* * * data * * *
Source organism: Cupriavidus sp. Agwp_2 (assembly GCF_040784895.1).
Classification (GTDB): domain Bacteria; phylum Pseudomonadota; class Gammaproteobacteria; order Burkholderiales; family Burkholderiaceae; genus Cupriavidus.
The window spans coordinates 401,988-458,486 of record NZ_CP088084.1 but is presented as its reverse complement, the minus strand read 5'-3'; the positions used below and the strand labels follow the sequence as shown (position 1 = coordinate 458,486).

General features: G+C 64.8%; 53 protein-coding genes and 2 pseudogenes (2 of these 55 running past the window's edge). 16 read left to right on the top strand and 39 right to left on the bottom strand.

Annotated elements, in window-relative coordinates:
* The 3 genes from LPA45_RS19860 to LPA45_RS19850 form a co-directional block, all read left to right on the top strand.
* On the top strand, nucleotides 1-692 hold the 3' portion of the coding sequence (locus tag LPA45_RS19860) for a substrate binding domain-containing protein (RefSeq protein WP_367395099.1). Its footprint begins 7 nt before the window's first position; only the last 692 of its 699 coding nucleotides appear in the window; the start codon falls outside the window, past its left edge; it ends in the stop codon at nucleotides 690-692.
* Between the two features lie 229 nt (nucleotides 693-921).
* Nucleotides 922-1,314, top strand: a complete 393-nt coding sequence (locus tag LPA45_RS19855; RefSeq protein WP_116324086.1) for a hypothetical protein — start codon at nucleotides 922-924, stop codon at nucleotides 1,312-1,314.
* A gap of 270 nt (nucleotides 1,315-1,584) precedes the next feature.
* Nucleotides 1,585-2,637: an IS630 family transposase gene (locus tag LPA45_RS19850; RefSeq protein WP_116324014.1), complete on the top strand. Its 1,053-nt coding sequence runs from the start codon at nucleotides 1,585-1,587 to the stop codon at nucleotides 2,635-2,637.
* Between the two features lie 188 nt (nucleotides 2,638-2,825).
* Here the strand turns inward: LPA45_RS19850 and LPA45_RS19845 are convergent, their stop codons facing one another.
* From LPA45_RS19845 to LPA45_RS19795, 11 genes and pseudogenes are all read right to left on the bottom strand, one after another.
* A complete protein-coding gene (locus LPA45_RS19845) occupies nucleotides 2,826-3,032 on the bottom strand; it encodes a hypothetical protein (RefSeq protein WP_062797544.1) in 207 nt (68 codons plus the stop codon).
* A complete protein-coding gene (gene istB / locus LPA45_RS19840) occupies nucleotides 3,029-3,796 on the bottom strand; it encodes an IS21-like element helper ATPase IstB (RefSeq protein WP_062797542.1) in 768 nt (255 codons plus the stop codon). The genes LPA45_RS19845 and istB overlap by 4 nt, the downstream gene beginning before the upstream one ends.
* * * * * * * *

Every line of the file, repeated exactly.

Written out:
Source organism: Cupriavidus sp. Agwp_2 (assembly GCF_040784895.1).
Classification (GTDB): domain Bacteria; phylum Pseudomonadota; class Gammaproteobacteria; order Burkholderiales; family Burkholderiaceae; genus Cupriavidus.
The window spans coordinates 401,988-458,486 of record NZ_CP088084.1 but is presented as its reverse complement, the minus strand read 5'-3'; the positions used below and the strand labels follow the sequence as shown (position 1 = coordinate 458,486).

General features: G+C 64.8%; 53 protein-coding genes and 2 pseudogenes (2 of these 55 running past the window's edge). 16 read left to right on the top strand and 39 right to left on the bottom strand.

Annotated elements, in window-relative coordinates:
* The 3 genes from LPA45_RS19860 to LPA45_RS19850 form a co-directional block, all read left to right on the top strand.
* On the top strand, nucleotides 1-692 hold the 3' portion of the coding sequence (locus tag LPA45_RS19860) for a substrate binding domain-containing protein (RefSeq protein WP_367395099.1). Its footprint begins 7 nt before the window's first position; only the last 692 of its 699 coding nucleotides appear in the window; the start codon falls outside the window, past its left edge; it ends in the stop codon at nucleotides 690-692.
* Between the two features lie 229 nt (nucleotides 693-921).
* Nucleotides 922-1,314, top strand: a complete 393-nt coding sequence (locus tag LPA45_RS19855; RefSeq protein WP_116324086.1) for a hypothetical protein — start codon at nucleotides 922-924, stop codon at nucleotides 1,312-1,314.
* A gap of 270 nt (nucleotides 1,315-1,584) precedes the next feature.
* Nucleotides 1,585-2,637: an IS630 family transposase gene (locus tag LPA45_RS19850; RefSeq protein WP_116324014.1), complete on the top strand. Its 1,053-nt coding sequence runs from the start codon at nucleotides 1,585-1,587 to the stop codon at nucleotides 2,635-2,637.
* Between the two features lie 188 nt (nucleotides 2,638-2,825).
* Here the strand turns inward: LPA45_RS19850 and LPA45_RS19845 are convergent, their stop codons facing one another.
* From LPA45_RS19845 to LPA45_RS19795, 11 genes and pseudogenes are all read right to left on the bottom strand, one after another.
* A complete protein-coding gene (locus LPA45_RS19845) occupies nucleotides 2,826-3,032 on the bottom strand; it encodes a hypothetical protein (RefSeq protein WP_062797544.1) in 207 nt (68 codons plus the stop codon).
* A complete protein-coding gene (gene istB / locus LPA45_RS19840) occupies nucleotides 3,029-3,796 on the bottom strand; it encodes an IS21-like element helper ATPase IstB (RefSeq protein WP_062797542.1) in 768 nt (255 codons plus the stop codon). The genes LPA45_RS19845 and istB overlap by 4 nt, the downstream gene beginning before the upstream one ends.